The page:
Sacrifice is important in a selfish world

Andrew Sinclair muses about giving up alcohol for lent, and suggests that it made him appreciate what he has more.

Photo: Wikimedia Commons

For most of the last two months,  I’ve been separated from two dear  friends. Yes, I do mean Blue Moon  and Disaronno. I decided that as per my annual tradition, I’d give up alcohol for Lent and it wasn’t particularly difficult. I learned that it was easy to have a perfectly acceptable night  out without a drink in you; my good  friend’s 21st in Glasgow was one of  the best nights I’ve ever had (and  one where I’m exceptionally glad no  liquor passed these fair lips). There  was even a joyful excitement about  asking for a J20 in Beacon Bar.  Sacrificing things for Lent is  something I’ve done for about 10  years, and it’s not out of some naïve  piety. My mother had always done it,  instilling in me early on that you only  truly appreciate the value of some- thing to you when you have to go  without it for a long period of time.  That mantra is something I’ve held  dear since, and this year I decided I’d  do alcohol.


Being at a university like  this one, I thought it’d be a challenge  and something that’d make me appreciate a drink, whilst also allowing  me to donate the money I would have  spent on beer to a couple of charities  dear to my heart – Alzheimer’s UK  and Cancer Research.  Giving up alcohol wasn’t the  only sacrifice I made in the last few  weeks though. Whilst I was at home  during the Easter Break, I decided I’d  go and help my mum do some collections for Marie Curie cancer care in  Croydon town centre. As cancer has  so badly affected my family, it was a  cause close to my heart, and it was  only two hours collecting money in  the town’s shopping centre – how  hard could that be?  Yet, as the time approached for  me to go, a wave of nervousness  washed over me. A strange feeling  for sure, as I’m someone who always  presents themselves as incredibly  self-assured and has pestered this  town’s good residents for the last  three years with copies of this news- paper. As I got closer and closer to  Superdrug, the butterflies seemed to  amplify, and I felt myself growing  uneasy and jumpy. There was no  need for me to, and it was a feeling  I couldn’t explain, but it was there,  nagging away. What if I don’t collect any money? What if people just  walk past as if I’m not there? What if  I fail? These inchoate feelings of being a disappointment were not aided by the hat all collectors are expected  to don, but those doubts soon dissipated and were replaced with pure  contentment. A steady stream of customers  came through the store and made do- nations of varying sizes across the two  hours, meaning that when I checked  the time, it was disappointing to realise I’d only got five minutes left.  It was incredibly refreshing to have  pleasant conversations with members  of the public I’d never have met otherwise. I’d raised money for a charity  that aims to provide palliative care to  those in acute need and to families  who often have nowhere else to turn.  And at the end of it, what had it cost  me? Two hours of my time in which I  probably would have done nothing of  real use to the rest of society. Binging  our favourite TV series is nice and  all, but it’s not really giving anything  back. Yet on this occasion I talked to  people directly affected by cancer,  talked to people just going about their  day and collected some cash along the  way. And you know what, at the end  of it I felt the happiest I’d felt in weeks.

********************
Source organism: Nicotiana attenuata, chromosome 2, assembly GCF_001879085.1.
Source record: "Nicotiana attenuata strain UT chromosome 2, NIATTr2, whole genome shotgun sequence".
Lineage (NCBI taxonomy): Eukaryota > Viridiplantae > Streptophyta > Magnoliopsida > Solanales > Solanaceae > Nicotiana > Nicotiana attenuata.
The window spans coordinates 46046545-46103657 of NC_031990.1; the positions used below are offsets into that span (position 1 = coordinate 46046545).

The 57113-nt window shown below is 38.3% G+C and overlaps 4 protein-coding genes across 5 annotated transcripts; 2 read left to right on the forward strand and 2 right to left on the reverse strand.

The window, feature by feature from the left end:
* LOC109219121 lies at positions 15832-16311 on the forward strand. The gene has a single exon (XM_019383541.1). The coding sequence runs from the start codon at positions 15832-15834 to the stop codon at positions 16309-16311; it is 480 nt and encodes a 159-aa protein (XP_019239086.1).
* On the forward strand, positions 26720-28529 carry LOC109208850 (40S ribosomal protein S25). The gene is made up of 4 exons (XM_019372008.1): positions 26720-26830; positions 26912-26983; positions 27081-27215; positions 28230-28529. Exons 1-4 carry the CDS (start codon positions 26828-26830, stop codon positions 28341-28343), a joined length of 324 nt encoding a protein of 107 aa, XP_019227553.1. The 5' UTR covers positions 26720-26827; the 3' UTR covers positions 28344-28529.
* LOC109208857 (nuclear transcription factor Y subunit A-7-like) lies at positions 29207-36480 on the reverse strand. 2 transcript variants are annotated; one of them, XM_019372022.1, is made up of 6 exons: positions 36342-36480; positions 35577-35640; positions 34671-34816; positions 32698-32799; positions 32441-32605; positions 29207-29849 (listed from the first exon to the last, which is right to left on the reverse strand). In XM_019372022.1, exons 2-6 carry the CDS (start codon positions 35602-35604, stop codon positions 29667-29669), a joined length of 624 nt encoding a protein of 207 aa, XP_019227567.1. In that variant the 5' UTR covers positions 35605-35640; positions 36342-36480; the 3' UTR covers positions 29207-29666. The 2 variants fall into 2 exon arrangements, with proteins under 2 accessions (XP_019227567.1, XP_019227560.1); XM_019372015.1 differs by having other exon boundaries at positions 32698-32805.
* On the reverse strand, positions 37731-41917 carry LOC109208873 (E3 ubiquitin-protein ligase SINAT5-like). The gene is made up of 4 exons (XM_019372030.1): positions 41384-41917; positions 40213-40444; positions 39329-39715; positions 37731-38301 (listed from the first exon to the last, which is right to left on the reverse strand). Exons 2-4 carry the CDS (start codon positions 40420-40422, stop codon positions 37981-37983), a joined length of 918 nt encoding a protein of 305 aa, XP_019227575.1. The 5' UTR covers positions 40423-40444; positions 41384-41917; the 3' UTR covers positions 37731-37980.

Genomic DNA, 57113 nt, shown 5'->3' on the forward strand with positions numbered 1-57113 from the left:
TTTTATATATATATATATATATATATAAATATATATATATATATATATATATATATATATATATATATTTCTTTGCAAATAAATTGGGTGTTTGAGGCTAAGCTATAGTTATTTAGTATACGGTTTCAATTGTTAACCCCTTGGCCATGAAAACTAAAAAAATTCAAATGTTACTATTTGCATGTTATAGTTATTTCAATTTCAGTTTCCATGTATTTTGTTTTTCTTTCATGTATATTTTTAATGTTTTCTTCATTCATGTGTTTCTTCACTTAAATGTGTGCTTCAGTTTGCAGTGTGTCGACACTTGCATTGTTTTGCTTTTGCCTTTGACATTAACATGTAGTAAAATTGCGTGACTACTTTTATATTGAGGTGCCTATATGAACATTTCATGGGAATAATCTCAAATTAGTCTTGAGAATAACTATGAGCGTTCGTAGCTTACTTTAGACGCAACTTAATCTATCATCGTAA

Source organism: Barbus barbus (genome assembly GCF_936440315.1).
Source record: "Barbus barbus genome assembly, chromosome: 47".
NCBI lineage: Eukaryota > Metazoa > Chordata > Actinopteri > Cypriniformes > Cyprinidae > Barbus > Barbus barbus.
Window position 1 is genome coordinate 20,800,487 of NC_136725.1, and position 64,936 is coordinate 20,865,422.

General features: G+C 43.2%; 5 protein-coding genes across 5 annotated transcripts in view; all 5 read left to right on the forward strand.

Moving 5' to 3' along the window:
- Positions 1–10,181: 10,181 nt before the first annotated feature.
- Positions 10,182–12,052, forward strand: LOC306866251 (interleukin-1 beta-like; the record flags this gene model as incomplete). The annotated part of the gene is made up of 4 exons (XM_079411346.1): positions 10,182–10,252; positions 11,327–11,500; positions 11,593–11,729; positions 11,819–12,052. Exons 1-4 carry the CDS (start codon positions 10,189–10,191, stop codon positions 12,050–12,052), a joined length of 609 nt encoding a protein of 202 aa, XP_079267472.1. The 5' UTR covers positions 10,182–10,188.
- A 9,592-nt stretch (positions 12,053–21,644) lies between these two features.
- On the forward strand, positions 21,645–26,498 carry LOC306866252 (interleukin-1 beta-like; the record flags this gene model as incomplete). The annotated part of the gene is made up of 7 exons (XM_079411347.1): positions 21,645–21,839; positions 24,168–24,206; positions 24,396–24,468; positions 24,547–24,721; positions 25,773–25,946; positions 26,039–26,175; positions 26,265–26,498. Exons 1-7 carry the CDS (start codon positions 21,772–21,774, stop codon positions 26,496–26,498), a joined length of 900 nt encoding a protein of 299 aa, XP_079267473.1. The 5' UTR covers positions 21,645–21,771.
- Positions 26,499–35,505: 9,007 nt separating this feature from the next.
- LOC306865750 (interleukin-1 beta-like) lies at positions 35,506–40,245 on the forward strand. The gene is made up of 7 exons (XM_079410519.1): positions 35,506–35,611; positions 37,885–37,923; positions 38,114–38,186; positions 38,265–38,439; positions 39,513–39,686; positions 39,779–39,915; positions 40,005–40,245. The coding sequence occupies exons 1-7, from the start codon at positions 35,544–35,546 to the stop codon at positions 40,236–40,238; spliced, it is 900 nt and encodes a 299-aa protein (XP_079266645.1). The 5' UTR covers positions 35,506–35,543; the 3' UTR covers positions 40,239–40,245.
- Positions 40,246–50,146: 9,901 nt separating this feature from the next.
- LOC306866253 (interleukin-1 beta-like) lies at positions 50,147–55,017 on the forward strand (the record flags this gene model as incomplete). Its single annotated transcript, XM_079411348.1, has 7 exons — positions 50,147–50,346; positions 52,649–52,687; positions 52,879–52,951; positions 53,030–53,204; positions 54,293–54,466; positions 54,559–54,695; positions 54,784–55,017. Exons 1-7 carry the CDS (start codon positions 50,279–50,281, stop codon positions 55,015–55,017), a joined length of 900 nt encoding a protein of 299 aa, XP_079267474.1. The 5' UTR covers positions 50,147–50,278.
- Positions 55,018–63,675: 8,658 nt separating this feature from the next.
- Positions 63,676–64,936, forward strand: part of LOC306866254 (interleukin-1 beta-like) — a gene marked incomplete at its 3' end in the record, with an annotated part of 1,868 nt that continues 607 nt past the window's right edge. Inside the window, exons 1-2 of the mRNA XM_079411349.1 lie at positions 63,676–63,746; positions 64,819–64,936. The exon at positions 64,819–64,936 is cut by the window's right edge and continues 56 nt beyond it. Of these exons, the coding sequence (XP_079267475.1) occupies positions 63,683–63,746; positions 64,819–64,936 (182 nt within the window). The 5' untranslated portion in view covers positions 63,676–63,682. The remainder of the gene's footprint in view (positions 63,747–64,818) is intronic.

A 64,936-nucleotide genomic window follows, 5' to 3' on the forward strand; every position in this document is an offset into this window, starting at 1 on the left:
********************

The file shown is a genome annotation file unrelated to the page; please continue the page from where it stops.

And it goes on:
Now, I’m not telling you all this because I want some sort of town- wide pat on the back. I’ve relayed these anecdotes because I felt they  taught me something incredibly important. We live in a society where  we’ve got everything we need at the  tip of our fingers – indeed, there are  times when I question whether it  would be entirely possible to live our  lives within the confines of our homes  and never leave.  We’ve come to lose the value of  things and that needs to change. We  need to get out and embrace spending time with people we don’t know  in settings that we might not always  be comfortable with. The day I was  collecting for Marie Curie, I didn’t  look at my phone for about six hours  and guess what? The world didn’t  end because I’d not looked at the  same memes in 10 minutes or wasted my time watching other people’s  Instagram stories.  So I put a challenge to you. Make  a sacrifice in the coming weeks as we  approach exams, no matter small.  How about a social media detox for  a few days? Or giving up coffee for a  week? From my experiences over the  last few weeks, you’ll be surprised  how much more it makes you appreciate the things you’ve given up but  also everything else around you.  And let me tell you, the first few  sips of Blue Moon always taste that  bit sweeter when you feel like you’ve  earned it


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